What is an anal fistula and how is it treated?
A fistula is a narrow tunnel that connects an organ to somewhere else in the body. Developing fistulas is common amongst adults with Crohn’s disease. In fact, about 35-50% of adults with Crohn’s disease will develop a fistula at some point in their disease journey.
There are quite a few different types of fistulas associated with Crohn’s disease. We take a look at the key characteristics of anal fistulas and how they are treated.
What is an anal fistula?
Fistulas associated with Crohn’s disease come in a few different forms, but the most common type is the anal or perianal fistula. “Peri” means “around,” and translates to a fistula around the anus. An anal or perianal fistula is when the anal canal or rectum connects to the surface of the skin near the anus. These fistulas often follow an infection or abscess that didn’t heal properly.
A few notable signs and symptoms that you may have an anal fistula include:
- a tender swelling or lump in the area around the anus
- frequent anal abscesses
- pain and irritation that gets worse when you sit down, move around, defecate, or cough
- bloody stool or foul-smelling pus from an opening around the anus
- painful bowel movements
If you have any of the symptoms above, it’s important to reach out to your healthcare provider. They may refer you to a physician who specializes in colon and rectal diseases. During your physical exam, the doctor will look for a fistula opening near your anal opening. They may press on the area to see if pus comes out and will try to determine how deep the tract is and the direction in which it is going.
Your doctor may also perform additional tests to confirm an anal fistula diagnosis, such as:
- Fistula probe: A long, thin probe that is guided through the outer opening of the fistula.
- Anoscope: A special scope used to look inside your anus and rectum.
- MRI or Ultrasound: An MRI makes images of the area by using special magnets and a computer. An ultrasound creates an image of the anal area using sound waves.
Other Crohn’s related fistulas include bowel to bladder; bowel to vagina; bowel to skin; and bowel to bowel.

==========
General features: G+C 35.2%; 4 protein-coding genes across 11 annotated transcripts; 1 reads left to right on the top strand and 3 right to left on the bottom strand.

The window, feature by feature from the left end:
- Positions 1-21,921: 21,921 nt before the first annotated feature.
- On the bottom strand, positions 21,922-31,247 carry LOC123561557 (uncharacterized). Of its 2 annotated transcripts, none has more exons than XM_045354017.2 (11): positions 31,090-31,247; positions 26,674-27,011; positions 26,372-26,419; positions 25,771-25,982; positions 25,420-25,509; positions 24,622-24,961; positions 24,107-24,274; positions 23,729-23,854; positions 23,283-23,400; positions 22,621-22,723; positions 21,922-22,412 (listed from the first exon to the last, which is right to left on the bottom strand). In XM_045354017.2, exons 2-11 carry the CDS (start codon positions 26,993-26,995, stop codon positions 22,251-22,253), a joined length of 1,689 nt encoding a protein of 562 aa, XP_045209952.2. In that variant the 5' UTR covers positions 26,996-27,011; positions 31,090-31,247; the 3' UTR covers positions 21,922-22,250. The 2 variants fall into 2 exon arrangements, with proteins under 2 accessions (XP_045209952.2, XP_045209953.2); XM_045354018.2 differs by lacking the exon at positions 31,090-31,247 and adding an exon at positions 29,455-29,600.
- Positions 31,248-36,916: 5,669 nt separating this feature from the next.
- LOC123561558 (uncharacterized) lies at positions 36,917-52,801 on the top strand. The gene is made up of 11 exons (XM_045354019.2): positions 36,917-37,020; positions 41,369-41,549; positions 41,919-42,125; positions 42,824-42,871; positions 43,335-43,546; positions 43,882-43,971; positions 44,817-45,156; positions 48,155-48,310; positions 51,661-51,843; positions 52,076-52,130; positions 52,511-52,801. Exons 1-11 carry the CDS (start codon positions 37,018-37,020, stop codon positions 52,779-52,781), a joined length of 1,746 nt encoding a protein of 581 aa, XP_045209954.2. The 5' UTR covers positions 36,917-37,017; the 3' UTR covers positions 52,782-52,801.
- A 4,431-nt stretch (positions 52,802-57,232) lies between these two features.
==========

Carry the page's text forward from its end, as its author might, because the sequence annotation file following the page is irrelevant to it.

Treatments for an anal fistula
A combination of medication and surgery is usually needed to treat anal fistulas.
Medication doesn’t typically fully heal fistulas, but your doctor may prescribe the following:
- Antibiotics may help reduce discharge and make your fistula feel more comfortable. It can take around six to eight weeks for a course of antibiotics to work. In some instances, treatment is continued for some months. But antibiotics rarely lead to complete and lasting healing.
- Biologics have been shown to bring about and maintain healing in perianal fistulas. These are usually started when any abscesses have been treated with antibiotics.
Up to 1 in 3 people with Crohn’s who have an anal fistula will need an operation at some time. Surgery is almost always necessary to fully cure an anal fistula. The goal is to get rid of the fistula while protecting the anal sphincter muscles, which control the release of bowel movements. The following surgery options are most common for patients with an anal fistula:
- Fistulotomy: This is the most common (and most effective) for many anal fistula patients. In this procedure, the length of the fistula is cut open. This procedure opens up the fistula in a way that allows it to heal from the inside out. It is usually an outpatient procedure. The healing process may take from a week to several months.
- Advancement flap: This procedure is used for more complex fistulas where the sphincter muscles are involved and where cutting the fistula tract open would carry a high risk of incontinence. After the fistula tract has been cleaned (while leaving sphincter muscles intact), the fistula is covered with a flap, or piece of tissue, taken from the rectum.
- LIFT (Ligation of intersphincteric fistula tract). This operation tries to avoid cutting the sphincter muscle. The surgeon will make a small cut at the entrance to the anal canal. Once the surgeon has found the fistula tunnel crossing the internal and external anal sphincter muscles, it is cut in two. Both ends are then stitched closed.
Most patients respond well to surgery. After the surgery, your doctor may recommend that you soak the affected area in a warm bath, drink plenty of fluids, wear a pad over your anal area, and take stool softeners or laxatives as needed. There are other, experimental treatment options to treat complex anal fistulas. Consult with your physician about the best plan of action for your specific case.
Researchers are looking for adults with Crohn’s disease to participate in clinical studies. Crohn’s patients with a history of anal fistulas can help advance research. Your participation may even lead to new treatments down the road. Start your search for a clinical trial below.